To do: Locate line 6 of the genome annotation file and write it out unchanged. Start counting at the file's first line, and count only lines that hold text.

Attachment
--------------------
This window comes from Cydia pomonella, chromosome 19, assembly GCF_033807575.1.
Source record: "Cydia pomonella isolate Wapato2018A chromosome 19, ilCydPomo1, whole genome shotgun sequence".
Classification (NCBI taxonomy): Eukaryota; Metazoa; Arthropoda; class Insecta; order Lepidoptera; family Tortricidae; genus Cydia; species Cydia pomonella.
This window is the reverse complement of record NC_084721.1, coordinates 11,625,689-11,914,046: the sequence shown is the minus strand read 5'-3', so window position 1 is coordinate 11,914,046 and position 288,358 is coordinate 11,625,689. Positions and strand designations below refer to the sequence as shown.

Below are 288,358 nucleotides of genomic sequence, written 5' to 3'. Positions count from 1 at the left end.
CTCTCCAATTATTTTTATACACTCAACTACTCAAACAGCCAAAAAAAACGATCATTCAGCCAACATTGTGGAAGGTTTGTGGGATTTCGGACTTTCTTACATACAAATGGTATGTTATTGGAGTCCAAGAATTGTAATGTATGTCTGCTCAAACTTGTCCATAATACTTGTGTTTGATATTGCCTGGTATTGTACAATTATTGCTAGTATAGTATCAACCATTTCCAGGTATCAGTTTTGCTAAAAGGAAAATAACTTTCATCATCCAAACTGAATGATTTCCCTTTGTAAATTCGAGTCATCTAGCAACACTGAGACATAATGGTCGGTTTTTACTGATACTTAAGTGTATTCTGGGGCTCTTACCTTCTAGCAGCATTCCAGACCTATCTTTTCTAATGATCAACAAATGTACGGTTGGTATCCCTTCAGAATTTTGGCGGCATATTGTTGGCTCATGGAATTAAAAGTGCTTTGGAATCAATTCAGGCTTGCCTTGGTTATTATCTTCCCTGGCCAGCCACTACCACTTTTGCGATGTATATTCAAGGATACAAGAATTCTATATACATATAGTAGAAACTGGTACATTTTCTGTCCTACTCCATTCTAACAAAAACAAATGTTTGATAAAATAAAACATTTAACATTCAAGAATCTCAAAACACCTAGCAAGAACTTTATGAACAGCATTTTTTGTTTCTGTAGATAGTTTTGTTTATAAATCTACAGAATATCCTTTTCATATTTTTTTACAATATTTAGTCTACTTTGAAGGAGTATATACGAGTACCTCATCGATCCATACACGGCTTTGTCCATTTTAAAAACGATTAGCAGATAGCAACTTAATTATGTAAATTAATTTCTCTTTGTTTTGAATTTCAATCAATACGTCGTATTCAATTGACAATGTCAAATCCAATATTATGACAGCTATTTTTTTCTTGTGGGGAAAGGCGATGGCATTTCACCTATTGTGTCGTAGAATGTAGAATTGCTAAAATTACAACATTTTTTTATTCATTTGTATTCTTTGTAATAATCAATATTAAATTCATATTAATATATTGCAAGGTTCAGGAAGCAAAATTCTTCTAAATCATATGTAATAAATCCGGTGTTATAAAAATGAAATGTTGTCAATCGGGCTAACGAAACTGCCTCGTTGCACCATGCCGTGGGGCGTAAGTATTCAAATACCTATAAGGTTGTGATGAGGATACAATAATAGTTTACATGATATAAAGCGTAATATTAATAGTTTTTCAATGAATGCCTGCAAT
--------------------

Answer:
CTCTCCAATTATTTTTATACACTCAACTACTCAAACAGCCAAAAAAAACGATCATTCAGCCAACATTGTGGAAGGTTTGTGGGATTTCGGACTTTCTTACATACAAATGGTATGTTATTGGAGTCCAAGAATTGTAATGTATGTCTGCTCAAACTTGTCCATAATACTTGTGTTTGATATTGCCTGGTATTGTACAATTATTGCTAGTATAGTATCAACCATTTCCAGGTATCAGTTTTGCTAAAAGGAAAATAACTTTCATCATCCAAACTGAATGATTTCCCTTTGTAAATTCGAGTCATCTAGCAACACTGAGACATAATGGTCGGTTTTTACTGATACTTAAGTGTATTCTGGGGCTCTTACCTTCTAGCAGCATTCCAGACCTATCTTTTCTAATGATCAACAAATGTACGGTTGGTATCCCTTCAGAATTTTGGCGGCATATTGTTGGCTCATGGAATTAAAAGTGCTTTGGAATCAATTCAGGCTTGCCTTGGTTATTATCTTCCCTGGCCAGCCACTACCACTTTTGCGATGTATATTCAAGGATACAAGAATTCTATATACATATAGTAGAAACTGGTACATTTTCTGTCCTACTCCATTCTAACAAAAACAAATGTTTGATAAAATAAAACATTTAACATTCAAGAATCTCAAAACACCTAGCAAGAACTTTATGAACAGCATTTTTTGTTTCTGTAGATAGTTTTGTTTATAAATCTACAGAATATCCTTTTCATATTTTTTTACAATATTTAGTCTACTTTGAAGGAGTATATACGAGTACCTCATCGATCCATACACGGCTTTGTCCATTTTAAAAACGATTAGCAGATAGCAACTTAATTATGTAAATTAATTTCTCTTTGTTTTGAATTTCAATCAATACGTCGTATTCAATTGACAATGTCAAATCCAATATTATGACAGCTATTTTTTTCTTGTGGGGAAAGGCGATGGCATTTCACCTATTGTGTCGTAGAATGTAGAATTGCTAAAATTACAACATTTTTTTATTCATTTGTATTCTTTGTAATAATCAATATTAAATTCATATTAATATATTGCAAGGTTCAGGAAGCAAAATTCTTCTAAATCATATGTAATAAATCCGGTGTTATAAAAATGAAATGTTGTCAATCGGGCTAACGAAACTGCCTCGTTGCACCATGCCGTGGGGCGTAAGTATTCAAATACCTATAAGGTTGTGATGAGGATACAATAATAGTTTACATGATATAAAGCGTAATATTAATAGTTTTTCAATGAATGCCTGCAAT